Current information about this program can be found under the Education Research program.
Principal Investigator: Donald Leu
RFA Goal: Development Project
Title: Developing Internet Comprehension Strategies Among Adolescent Students At Risk to Become Dropouts
Purpose: Improving reading comprehension among poor, minority, and often low-achieving adolescents is a critical national issue, particularly because academic achievement is dependent on the ability to read and comprehend at high levels. As the Internet becomes an increasingly important source of information, it presents new challenges for reading comprehension, as well as new opportunities for reaching students who have struggled because of their limited ability to comprehend printed materials. Although reading on the Internet can pose new challenges--as it demands new, higher-level comprehension skills--it also has the potential to increase students’ engagement with learning, creating a context that permits renewed attention to reading and to instruction in reading comprehension strategies. The purpose of this project is to develop a research-based adaptation of reciprocal teaching to support poor, minority, adolescent youth in acquiring reading comprehension skills. At the conclusion of this project, the researchers will have developed instructional materials that can be used to teach comprehension while students read on the Internet.
Setting: This project takes place in largely minority, poor school districts in urban Connecticut and in rural South Carolina.
Population: More than 1,000 7 th-grade students are participating in this research project over three years.
Intervention: The intervention being developed in this project is titled Internet Reciprocal Teaching (IRT). Adaptations made to traditional reciprocal teaching include specific instruction about unique strategies used to locate, evaluate, synthesize, and communicate information on the Internet. In addition, students bring their own comprehension problems when reading on the Internet into the classroom.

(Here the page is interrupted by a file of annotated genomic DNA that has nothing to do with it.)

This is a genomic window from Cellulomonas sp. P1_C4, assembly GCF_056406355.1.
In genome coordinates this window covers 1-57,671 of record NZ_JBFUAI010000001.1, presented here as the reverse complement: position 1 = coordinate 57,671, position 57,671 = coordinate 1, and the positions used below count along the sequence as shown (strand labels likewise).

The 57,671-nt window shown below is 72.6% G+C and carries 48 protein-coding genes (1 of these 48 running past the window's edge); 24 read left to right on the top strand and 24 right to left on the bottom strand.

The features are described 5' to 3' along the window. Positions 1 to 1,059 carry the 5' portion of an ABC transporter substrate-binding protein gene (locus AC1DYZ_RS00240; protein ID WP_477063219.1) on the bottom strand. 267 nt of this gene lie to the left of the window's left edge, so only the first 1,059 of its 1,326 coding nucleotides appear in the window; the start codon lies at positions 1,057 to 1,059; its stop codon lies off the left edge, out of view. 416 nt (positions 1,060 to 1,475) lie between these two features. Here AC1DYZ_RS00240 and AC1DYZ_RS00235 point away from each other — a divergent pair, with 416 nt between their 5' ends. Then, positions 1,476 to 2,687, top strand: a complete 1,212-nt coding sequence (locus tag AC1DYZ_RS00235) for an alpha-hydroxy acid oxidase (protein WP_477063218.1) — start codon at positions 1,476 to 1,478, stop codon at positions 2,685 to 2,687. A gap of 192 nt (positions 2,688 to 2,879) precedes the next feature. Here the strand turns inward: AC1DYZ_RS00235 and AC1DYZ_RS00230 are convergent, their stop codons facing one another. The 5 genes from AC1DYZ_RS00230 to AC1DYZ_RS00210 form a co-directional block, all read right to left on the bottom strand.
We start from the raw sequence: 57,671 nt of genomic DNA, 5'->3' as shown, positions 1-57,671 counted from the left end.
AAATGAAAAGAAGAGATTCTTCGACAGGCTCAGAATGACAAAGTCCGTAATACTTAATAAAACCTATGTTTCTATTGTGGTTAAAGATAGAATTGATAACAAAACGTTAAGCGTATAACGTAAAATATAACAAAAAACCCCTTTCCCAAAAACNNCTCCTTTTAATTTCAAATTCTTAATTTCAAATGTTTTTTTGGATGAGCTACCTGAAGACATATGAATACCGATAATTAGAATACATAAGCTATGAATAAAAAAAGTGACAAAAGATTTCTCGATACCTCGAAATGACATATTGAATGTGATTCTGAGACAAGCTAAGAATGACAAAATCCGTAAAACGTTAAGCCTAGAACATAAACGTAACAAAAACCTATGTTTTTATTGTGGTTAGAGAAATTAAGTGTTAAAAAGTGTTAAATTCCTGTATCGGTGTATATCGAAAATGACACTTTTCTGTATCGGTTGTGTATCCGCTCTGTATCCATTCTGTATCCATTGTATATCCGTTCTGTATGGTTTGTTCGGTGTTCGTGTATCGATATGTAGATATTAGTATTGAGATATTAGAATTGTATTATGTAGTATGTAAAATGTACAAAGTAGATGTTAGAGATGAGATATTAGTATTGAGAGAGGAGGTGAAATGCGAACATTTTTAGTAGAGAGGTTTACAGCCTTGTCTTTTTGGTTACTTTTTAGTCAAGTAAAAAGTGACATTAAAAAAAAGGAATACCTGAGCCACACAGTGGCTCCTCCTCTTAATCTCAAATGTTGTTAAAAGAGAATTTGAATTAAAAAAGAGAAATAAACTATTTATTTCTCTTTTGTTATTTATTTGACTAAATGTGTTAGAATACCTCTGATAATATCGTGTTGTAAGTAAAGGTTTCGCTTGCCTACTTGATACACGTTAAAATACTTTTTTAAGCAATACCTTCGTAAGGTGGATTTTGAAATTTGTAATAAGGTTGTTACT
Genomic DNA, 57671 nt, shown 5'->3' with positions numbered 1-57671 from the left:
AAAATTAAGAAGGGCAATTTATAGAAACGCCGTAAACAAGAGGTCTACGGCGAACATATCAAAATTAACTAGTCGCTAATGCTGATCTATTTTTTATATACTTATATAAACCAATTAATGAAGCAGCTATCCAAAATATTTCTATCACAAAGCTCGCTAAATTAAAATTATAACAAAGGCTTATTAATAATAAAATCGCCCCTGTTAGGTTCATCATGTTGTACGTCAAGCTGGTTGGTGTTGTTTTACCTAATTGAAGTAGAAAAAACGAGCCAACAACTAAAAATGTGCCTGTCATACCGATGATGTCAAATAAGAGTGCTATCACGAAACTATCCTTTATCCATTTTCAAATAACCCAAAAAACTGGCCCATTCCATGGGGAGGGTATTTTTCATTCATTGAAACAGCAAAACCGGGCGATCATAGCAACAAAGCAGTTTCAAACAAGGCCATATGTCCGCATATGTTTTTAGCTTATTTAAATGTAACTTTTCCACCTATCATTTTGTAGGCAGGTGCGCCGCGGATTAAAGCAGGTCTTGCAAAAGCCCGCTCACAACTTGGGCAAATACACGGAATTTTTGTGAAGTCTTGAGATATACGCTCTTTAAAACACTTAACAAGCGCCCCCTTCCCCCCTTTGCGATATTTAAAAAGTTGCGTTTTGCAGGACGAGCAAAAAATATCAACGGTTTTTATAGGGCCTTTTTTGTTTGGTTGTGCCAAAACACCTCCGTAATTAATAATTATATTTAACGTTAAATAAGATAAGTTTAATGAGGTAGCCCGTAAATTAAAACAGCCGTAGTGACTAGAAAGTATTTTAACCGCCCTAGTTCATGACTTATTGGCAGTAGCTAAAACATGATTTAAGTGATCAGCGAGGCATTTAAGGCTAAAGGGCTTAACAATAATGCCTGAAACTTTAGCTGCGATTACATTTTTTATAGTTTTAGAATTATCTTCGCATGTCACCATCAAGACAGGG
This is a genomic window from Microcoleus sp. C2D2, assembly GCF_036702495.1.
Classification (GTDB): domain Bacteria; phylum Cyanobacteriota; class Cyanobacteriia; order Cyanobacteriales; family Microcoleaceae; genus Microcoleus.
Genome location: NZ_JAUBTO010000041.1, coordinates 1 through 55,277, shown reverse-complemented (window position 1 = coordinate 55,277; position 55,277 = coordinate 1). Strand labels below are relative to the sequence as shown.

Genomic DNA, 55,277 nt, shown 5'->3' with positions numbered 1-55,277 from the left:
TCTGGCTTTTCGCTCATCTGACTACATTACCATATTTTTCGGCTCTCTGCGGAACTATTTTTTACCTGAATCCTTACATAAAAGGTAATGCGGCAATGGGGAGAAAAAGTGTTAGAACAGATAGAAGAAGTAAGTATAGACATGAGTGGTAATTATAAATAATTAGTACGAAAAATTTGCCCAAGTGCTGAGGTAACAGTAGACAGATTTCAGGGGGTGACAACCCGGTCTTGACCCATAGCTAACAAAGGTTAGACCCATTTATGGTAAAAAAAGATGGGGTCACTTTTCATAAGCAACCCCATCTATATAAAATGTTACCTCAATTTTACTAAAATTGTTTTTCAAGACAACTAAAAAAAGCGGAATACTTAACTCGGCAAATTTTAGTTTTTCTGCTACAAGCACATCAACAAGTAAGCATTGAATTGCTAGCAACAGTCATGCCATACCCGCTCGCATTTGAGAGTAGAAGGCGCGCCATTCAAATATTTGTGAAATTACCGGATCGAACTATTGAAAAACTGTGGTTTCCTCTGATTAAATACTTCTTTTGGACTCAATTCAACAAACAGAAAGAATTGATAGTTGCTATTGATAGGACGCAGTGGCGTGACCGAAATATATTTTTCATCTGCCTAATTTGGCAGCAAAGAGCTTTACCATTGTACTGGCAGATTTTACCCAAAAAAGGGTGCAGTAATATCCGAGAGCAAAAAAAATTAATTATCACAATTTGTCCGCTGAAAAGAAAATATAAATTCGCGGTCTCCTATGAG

Research Design and Methods: During Year 1, the research team gathers foundational information about Internet use among the target population. Both survey data and in-depth verbal protocols are being collected from participating 7 th graders. A pilot test of the preliminary model of IRT is being conducted as well. In Year 2, the researchers build on the information gathered during Year 1 to refine Internet Reciprocal Teaching and then field test an implementation of IRT by conducting a design experiment aimed at identifying key factors associated with successful implementation and outcomes across diverse contexts. Eight purposively sampled English/Language Arts classes are participating in the design experiment, four as experimental classes and four as comparison classrooms. Building on the findings from the design experiment, a true experiment is being carried out in Year 3 to test the potential effectiveness of IRT. In the true experiment, 12 7 th-grade English/Language Arts classes are being randomly assigned to one of three conditions in order to test the potential effects of their adapted reciprocal teaching approach. In one condition, students participate in telecollaborative projects. In a second condition, students participate in the same telecollaborative projects but with the addition of instruction using Internet Reciprocal Teaching. The control condition is described below.
Control Condition: During the design experiment in Year 2, data are being gathered from four comparable classrooms that are using the Internet to some extent. During the true experiment carried out in Year 3, control children receive normal instructional practices used to meet district and state standards in English/Language Arts.
Key Measures: Quantitative and qualitative data will be collected in both the formative and experimental phases of the project. Quantitative data will include experimenter-developed online reading comprehension assessment measures; reading, vocabulary, and word analysis subtests of the Iowa Test of Basic Skills; and assessments of engagement with reading and in school learning. Qualitative data include detailed “thick descriptions” of intervention use in classrooms and schools.
Data Analytic Strategy: Both qualitative and quantitative data analyses are being conducted. Descriptive results from the survey of Internet use are tabulated. Data collected during the formative experiment are analyzed using t-tests and ANOVA to test for pre/post differences between means of the experimental and control classrooms. Data gathered during the true experiment in Year 3 are being analyzed using hierarchical linear modeling (HLM). This development project is intended only to obtain evidence of the potential effectiveness of the intervention; the study is under-powered for analysis at the unit of random assignment (classroom) and will be analyzed at the level of the student.